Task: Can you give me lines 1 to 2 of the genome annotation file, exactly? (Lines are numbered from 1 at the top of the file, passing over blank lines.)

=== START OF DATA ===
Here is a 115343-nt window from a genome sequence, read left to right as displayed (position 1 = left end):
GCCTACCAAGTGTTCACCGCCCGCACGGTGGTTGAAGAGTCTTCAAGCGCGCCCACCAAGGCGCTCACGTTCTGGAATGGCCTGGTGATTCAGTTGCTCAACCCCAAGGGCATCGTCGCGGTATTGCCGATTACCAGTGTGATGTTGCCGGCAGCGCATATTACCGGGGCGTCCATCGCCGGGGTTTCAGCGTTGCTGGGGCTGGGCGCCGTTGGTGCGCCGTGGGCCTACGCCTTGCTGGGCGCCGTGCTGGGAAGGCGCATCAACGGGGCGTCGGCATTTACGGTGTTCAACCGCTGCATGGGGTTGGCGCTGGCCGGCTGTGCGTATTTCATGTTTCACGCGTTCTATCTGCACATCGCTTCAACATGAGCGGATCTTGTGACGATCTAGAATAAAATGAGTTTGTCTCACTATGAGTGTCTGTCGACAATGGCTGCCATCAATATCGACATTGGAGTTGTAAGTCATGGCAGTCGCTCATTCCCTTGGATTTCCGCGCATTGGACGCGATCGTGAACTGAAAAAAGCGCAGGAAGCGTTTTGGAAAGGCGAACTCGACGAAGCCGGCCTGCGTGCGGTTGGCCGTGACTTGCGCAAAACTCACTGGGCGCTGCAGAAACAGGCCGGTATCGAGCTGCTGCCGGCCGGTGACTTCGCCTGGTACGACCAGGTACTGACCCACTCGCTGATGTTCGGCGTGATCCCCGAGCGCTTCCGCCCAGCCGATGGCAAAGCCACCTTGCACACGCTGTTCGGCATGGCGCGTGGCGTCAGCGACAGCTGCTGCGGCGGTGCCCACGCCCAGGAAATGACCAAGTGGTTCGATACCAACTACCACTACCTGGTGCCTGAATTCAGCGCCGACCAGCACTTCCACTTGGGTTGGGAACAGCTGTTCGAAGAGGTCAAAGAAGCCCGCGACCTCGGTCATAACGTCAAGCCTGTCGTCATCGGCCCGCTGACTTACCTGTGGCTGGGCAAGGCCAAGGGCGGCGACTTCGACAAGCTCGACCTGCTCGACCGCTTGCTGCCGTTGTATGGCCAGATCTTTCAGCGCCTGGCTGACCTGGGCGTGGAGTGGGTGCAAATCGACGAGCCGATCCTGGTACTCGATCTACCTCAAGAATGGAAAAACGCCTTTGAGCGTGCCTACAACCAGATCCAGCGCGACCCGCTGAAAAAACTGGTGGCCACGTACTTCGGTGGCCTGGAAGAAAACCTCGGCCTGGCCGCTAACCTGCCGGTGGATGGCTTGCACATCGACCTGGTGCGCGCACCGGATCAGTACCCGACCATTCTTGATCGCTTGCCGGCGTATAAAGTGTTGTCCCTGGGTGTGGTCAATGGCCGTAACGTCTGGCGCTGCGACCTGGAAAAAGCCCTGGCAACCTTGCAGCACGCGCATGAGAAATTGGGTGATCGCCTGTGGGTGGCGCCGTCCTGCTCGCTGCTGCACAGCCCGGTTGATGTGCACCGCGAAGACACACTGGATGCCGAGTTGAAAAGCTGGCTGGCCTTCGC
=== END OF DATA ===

Here is a 115343-nt window from a genome sequence, read left to right as displayed (position 1 = left end):
GCCTACCAAGTGTTCACCGCCCGCACGGTGGTTGAAGAGTCTTCAAGCGCGCCCACCAAGGCGCTCACGTTCTGGAATGGCCTGGTGATTCAGTTGCTCAACCCCAAGGGCATCGTCGCGGTATTGCCGATTACCAGTGTGATGTTGCCGGCAGCGCATATTACCGGGGCGTCCATCGCCGGGGTTTCAGCGTTGCTGGGGCTGGGCGCCGTTGGTGCGCCGTGGGCCTACGCCTTGCTGGGCGCCGTGCTGGGAAGGCGCATCAACGGGGCGTCGGCATTTACGGTGTTCAACCGCTGCATGGGGTTGGCGCTGGCCGGCTGTGCGTATTTCATGTTTCACGCGTTCTATCTGCACATCGCTTCAACATGAGCGGATCTTGTGACGATCTAGAATAAAATGAGTTTGTCTCACTATGAGTGTCTGTCGACAATGGCTGCCATCAATATCGACATTGGAGTTGTAAGTCATGGCAGTCGCTCATTCCCTTGGATTTCCGCGCATTGGACGCGATCGTGAACTGAAAAAAGCGCAGGAAGCGTTTTGGAAAGGCGAACTCGACGAAGCCGGCCTGCGTGCGGTTGGCCGTGACTTGCGCAAAACTCACTGGGCGCTGCAGAAACAGGCCGGTATCGAGCTGCTGCCGGCCGGTGACTTCGCCTGGTACGACCAGGTACTGACCCACTCGCTGATGTTCGGCGTGATCCCCGAGCGCTTCCGCCCAGCCGATGGCAAAGCCACCTTGCACACGCTGTTCGGCATGGCGCGTGGCGTCAGCGACAGCTGCTGCGGCGGTGCCCACGCCCAGGAAATGACCAAGTGGTTCGATACCAACTACCACTACCTGGTGCCTGAATTCAGCGCCGACCAGCACTTCCACTTGGGTTGGGAACAGCTGTTCGAAGAGGTCAAAGAAGCCCGCGACCTCGGTCATAACGTCAAGCCTGTCGTCATCGGCCCGCTGACTTACCTGTGGCTGGGCAAGGCCAAGGGCGGCGACTTCGACAAGCTCGACCTGCTCGACCGCTTGCTGCCGTTGTATGGCCAGATCTTTCAGCGCCTGGCTGACCTGGGCGTGGAGTGGGTGCAAATCGACGAGCCGATCCTGGTACTCGATCTACCTCAAGAATGGAAAAACGCCTTTGAGCGTGCCTACAACCAGATCCAGCGCGACCCGCTGAAAAAACTGGTGGCCACGTACTTCGGTGGCCTGGAAGAAAACCTCGGCCTGGCCGCTAACCTGCCGGTGGATGGCTTGCACATCGACCTGGTGCGCGCACCGGATCAGTACCCGACCATTCTTGATCGCTTGCCGGCGTATAAAGTGTTGTCCCTGGGTGTGGTCAATGGCCGTAACGTCTGGCGCTGCGACCTGGAAAAAGCCCTGGCAACCTTGCAGCACGCGCATGAGAAATTGGGTGATCGCCTGTGGGTGGCGCCGTCCTGCTCGCTGCTGCACAGCCCGGTTGATGTGCACCGCGAAGACACACTGGATGCCGAGTTGAAAAGCTGGCTGGCCTTCGC